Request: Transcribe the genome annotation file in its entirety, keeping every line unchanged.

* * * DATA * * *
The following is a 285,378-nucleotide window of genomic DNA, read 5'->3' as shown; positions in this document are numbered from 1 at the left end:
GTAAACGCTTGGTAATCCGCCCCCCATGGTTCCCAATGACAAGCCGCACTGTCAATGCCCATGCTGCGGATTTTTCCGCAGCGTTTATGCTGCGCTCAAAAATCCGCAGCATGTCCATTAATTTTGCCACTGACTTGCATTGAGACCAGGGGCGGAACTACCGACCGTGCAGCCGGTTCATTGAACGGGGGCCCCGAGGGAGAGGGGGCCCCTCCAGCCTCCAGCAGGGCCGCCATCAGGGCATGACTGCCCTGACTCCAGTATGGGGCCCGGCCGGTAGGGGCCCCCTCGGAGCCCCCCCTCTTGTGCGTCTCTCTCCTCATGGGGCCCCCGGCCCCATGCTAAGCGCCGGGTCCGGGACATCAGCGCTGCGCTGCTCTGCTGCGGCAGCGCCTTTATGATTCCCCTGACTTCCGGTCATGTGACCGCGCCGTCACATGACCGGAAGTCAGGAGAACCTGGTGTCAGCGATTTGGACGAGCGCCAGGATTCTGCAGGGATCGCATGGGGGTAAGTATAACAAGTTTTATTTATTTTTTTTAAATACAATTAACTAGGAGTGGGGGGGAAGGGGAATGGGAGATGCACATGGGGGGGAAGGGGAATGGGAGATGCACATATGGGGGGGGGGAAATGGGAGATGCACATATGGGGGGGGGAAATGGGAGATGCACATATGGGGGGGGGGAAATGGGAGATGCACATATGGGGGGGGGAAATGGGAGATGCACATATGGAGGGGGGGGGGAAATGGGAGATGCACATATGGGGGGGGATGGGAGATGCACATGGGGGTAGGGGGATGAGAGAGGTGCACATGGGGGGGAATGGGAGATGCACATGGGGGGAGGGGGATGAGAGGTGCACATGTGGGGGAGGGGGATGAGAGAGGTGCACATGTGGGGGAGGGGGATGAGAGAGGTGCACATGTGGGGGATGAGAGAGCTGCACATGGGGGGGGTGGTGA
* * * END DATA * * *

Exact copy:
The following is a 285,378-nucleotide window of genomic DNA, read 5'->3' as shown; positions in this document are numbered from 1 at the left end:
GTAAACGCTTGGTAATCCGCCCCCCATGGTTCCCAATGACAAGCCGCACTGTCAATGCCCATGCTGCGGATTTTTCCGCAGCGTTTATGCTGCGCTCAAAAATCCGCAGCATGTCCATTAATTTTGCCACTGACTTGCATTGAGACCAGGGGCGGAACTACCGACCGTGCAGCCGGTTCATTGAACGGGGGCCCCGAGGGAGAGGGGGCCCCTCCAGCCTCCAGCAGGGCCGCCATCAGGGCATGACTGCCCTGACTCCAGTATGGGGCCCGGCCGGTAGGGGCCCCCTCGGAGCCCCCCCTCTTGTGCGTCTCTCTCCTCATGGGGCCCCCGGCCCCATGCTAAGCGCCGGGTCCGGGACATCAGCGCTGCGCTGCTCTGCTGCGGCAGCGCCTTTATGATTCCCCTGACTTCCGGTCATGTGACCGCGCCGTCACATGACCGGAAGTCAGGAGAACCTGGTGTCAGCGATTTGGACGAGCGCCAGGATTCTGCAGGGATCGCATGGGGGTAAGTATAACAAGTTTTATTTATTTTTTTTAAATACAATTAACTAGGAGTGGGGGGGAAGGGGAATGGGAGATGCACATGGGGGGGAAGGGGAATGGGAGATGCACATATGGGGGGGGGGAAATGGGAGATGCACATATGGGGGGGGGAAATGGGAGATGCACATATGGGGGGGGGGAAATGGGAGATGCACATATGGGGGGGGGAAATGGGAGATGCACATATGGAGGGGGGGGGGAAATGGGAGATGCACATATGGGGGGGGATGGGAGATGCACATGGGGGTAGGGGGATGAGAGAGGTGCACATGGGGGGGAATGGGAGATGCACATGGGGGGAGGGGGATGAGAGGTGCACATGTGGGGGAGGGGGATGAGAGAGGTGCACATGTGGGGGAGGGGGATGAGAGAGGTGCACATGTGGGGGATGAGAGAGCTGCACATGGGGGGGGTGGTGA